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IT BEGGED THE QUESTION OF “WHAT SIGNS DID WE MISS?” WAS THIS A CASE OF MISDIRECTED MANAGEMENT, POOR TRAINING, CARELESSNESS, EQUIPMENT, CULTURE, OR JUST BLIND FATE?


those lessons learned were for other programs not hers. After all, they had gone fifteen years without an accident and had even been high- lighted on the local television news station for their stellar safety record. They were going to get around to implementing a safety management system soon enough but marketing and financial issues seemed more pressing with the shrinking flight volume. Since they had no formal incident reporting systems there was not really any way to spot trends except for word of mouth.


She


was very comfortable with their safety record and felt that the past accolades somehow protected them from future problems. She tried to avoid pressuring the pilots or medical crews directly but the few subtle and worried comments about declining flight numbers in the hall and a few “pep talks” at team meetings should be having some affect on the teams by now. She did, however, remember watching a few pilots get fired because they just weren’t “team” players or didn’t get along well with a few flight nurses along the way. One particular pilot was just too slow and conscientious and never launched quickly enough for them. Most pilots pushed hard and were pretty rushed to get their twin engine helicopter off the ground in the six minute window.


out a tedious deviation form and chat with the lead pilot.


If they didn’t--they had to fill The lead pilot had been counseled


on several occasions by the operator’s business managers about how important the upcoming contract renewal was and that pleasing the pro- gram management was so very important.


The


business model and the bottom line were driv- ing most of the decisions.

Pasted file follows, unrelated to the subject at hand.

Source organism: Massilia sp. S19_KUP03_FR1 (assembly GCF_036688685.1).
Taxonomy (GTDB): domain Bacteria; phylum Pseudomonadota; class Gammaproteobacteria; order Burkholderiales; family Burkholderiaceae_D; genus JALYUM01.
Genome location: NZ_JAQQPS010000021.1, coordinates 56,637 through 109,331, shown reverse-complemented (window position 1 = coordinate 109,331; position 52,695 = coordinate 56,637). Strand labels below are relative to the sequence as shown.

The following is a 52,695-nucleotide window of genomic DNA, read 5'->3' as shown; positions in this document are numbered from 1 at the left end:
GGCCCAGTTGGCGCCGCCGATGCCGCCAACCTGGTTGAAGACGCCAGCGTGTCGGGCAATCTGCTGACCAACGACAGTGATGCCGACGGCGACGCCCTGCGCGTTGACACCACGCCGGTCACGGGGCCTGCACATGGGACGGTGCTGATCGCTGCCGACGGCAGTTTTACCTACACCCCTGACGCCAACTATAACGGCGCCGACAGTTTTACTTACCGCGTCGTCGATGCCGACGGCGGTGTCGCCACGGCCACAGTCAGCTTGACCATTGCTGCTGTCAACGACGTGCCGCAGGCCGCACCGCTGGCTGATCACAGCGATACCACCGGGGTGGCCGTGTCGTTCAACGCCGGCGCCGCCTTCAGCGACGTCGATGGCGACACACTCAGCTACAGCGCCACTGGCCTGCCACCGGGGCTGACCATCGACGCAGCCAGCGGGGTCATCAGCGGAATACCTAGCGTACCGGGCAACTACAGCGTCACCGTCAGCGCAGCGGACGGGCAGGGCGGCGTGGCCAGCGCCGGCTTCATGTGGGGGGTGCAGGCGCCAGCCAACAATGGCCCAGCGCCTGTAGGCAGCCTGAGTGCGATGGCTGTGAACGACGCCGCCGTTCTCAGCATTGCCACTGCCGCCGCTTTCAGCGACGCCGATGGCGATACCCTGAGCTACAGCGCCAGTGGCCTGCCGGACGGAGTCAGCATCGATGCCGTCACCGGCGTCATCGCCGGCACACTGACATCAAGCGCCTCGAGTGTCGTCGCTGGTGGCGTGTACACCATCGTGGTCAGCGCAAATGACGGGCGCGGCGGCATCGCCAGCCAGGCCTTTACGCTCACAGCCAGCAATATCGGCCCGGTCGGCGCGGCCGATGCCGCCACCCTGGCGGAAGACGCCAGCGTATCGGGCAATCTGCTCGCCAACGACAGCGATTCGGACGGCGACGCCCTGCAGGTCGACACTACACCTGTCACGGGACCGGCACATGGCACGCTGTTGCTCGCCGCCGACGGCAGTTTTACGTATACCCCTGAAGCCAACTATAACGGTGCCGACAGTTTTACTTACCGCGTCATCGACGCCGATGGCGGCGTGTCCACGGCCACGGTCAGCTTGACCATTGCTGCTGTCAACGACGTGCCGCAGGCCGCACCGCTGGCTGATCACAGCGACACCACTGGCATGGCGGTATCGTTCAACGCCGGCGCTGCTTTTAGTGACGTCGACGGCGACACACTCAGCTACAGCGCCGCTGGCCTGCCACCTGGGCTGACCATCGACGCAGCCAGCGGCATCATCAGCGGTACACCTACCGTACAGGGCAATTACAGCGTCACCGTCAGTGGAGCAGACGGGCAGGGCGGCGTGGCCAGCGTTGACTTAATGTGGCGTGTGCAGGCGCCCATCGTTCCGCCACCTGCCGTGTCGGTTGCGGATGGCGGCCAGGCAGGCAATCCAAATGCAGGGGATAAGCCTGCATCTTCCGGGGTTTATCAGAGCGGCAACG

THE AVIATOR: John arrived just barely on time for shift


change the night before. The shift change brief- ing was so hurried that


he actually didn’t


remember whether or not the outgoing pilot had said something about an electrical smell or not. His piloting skills were legendary, at least in his own mind, and surely among his circle of drink- ing buddies. He always felt that “Truly superior pilots are those who use their superior judgment


to avoid those situations where they might have to use their superior skills.” He had managed to get himself into some very tight situations in the past and always extricated himself from a poten- tial embarrassing moment or worse. He was feel- ing a bit irritable and tired but had been there and done that many a time before. He had attempted to get a nap that afternoon but the kids were pretty noisy and he was sure that sleep was what he caught up with on the night shift. He grabbed a candy bar and an energy drink as he left the house as his evening meal. Just prior to leaving the house he had a heated argument with his wife about their spending habits that were mimicking those of the federal government. The hefty new boat payment and the lack of workover opportunities were causing the family budget to go deeper into debt. He had picked up an opportunity to fly some part-time shifts with the local television station and was doing a little flight instruction to supplement their income but it just wasn’t enough.


It didn’t help matters


that there were increasing rumors of more com- pany base closings circulating and flight volumes had been way down since another competing helicopter had been recently placed at a nearby airport within two miles of them. The state did- n’t really have any oversight controlling EMS helicopters so that air ambulance market was just saturated. Most everyone in the field knew that there just wasn’t enough business for both of them. Competition hadn’t been based on safe- ty or quality of service but how many pizzas, gadgets and free gifts a service could provide the agencies and hospitals in the area. Some of area hospitals or EMS agencies would continue to shop around until they could find a helicopter even after weather turn-downs by one operator. John wasn’t concerned about his lack of


sleep or nasty mood because they rarely flew at night in the last few months as the other com- petitor’s helicopter was pulling in those flights because they were a fully instrumented program with night vision goggles.


John’s operator had


their base on the company list for goggles but it was still several months down the road before they would see them. They still did things the


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